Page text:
A location term is an atomic unit of addressing information; XPointers consist of combinations of location terms. Location terms are grouped into absolute terms, relative terms, and string-match terms. Absolute terms select one or more elements or locations in an XML document; if an XPointer contains only an absolute term, that term identifies its designated resource. If the absolute term is followed by any relative or string-match terms, the elements or locations that it designates are termed a location source and serve as a starting point for the operations of the location terms in Absolute, Relative, and String-match.
6.2 Absolute Location Terms
The keywords described in this section do not depend on the existence of a location source. They can be used to establish a location source or as standalone self-contained XPointers.
If an XPointer omits any leading absolute location terms (i.e.,
consists only of relative and string-match terms) it is assumed to have a leading
ROOT() absolute location term.
The empty parentheses after
DITTO are for consistency with
other keywords and to avoid ambiguous interpretation of an extended pointer containing
the string "ROOT" or "HERE".
6.2.1 The ROOT keyword
If an XPointer is preceded by
ROOT(), the location source is the root element
of the containing resource. This is the default behavior.
ROOT keyword has no
effect on the interpretation of the locator; it exists in the interests of design
6.2.2 The HERE keyword
If the first or second XPointer is preceded by
HERE(), the location source for
the first location term of that series is the linking element containing the locator
than the default root element. This allows extended pointers to select items such
paragraph immediately preceding the one within which this pointer occurs." It is an
HERE in a locator where a URL is also provided and identifies a resource
different from the document which contains the linking elements.
Absolute, Relative, and String-match
Absolute Location Terms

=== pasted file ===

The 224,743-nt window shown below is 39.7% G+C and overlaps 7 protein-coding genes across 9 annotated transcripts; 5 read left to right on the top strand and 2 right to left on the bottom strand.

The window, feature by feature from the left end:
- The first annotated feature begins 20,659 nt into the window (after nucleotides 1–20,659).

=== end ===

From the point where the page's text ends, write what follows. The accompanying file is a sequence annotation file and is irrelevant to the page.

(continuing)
6.2.3 The DITTO keyword
If the second XPointer is preceded by
DITTO(), the location source for its
first location term is the location source specified by the entire first XPointer
to facilitate relative specification of a span.
6.2.4 The ID keyword
If the first or second XPointer is preceded by
ID(Name), the location source
for the first location term is the element in the containing resource which has an
of type ID with a value matching the given Name.
For example, the location specification
chooses the necessarily unique element of the containing resource which has an attribute
declared to be of type ID whose value is
6.2.5 The HTML keyword
The location term
HTML(NAMEVALUE) selects the first element whose type is
A and which has a
NAME attribute whose value is the same as the
NAMEVALUE; this is exactly the function performed by the
#"-fragment in the context of an HTML document.
6.3 Relative Location Terms
The keywords described in this section and shown in Relative Location Terms depend on the existence of a location source. They provide facilities for navigating forward, backward, up, and down through the element tree.
The keyword selects zero or more elements relative to the location source, which are referred to as candidate locations. Each keyword summarized here is described in detail in following sections.
- Selects child elements of the location source.
- Selects elements appearing within the content of the location source.
- Selects elements in whose content the location source is found.
- Selects elements which appear before the location source.
- Selects preceding sibling elements of the location source.
- Selects elements which appear after the location source.
- Selects following sibling elements of the location source.
Relative Location Terms
Relative Location Term Arguments
6.3.1 Relative location term arguments
All relative location terms operate using arguments; each keyword takes the same set of arguments. Multiple sets of arguments can be attached to a single keyword as a shorthand for repeated occurrences of that keyword.
Multiple argument lists are a shorthand in which the keyword is considered to have been repeated between each of the steps. That is to say, the following two XPointers are equivalent:
6.3.2 Selection by Instance number
When the value of Instance is the number N, it selects the
Nth of the candidate locations. If the special value
ALL is given,
then all the candidate locations are selected. Negative numbers count from the last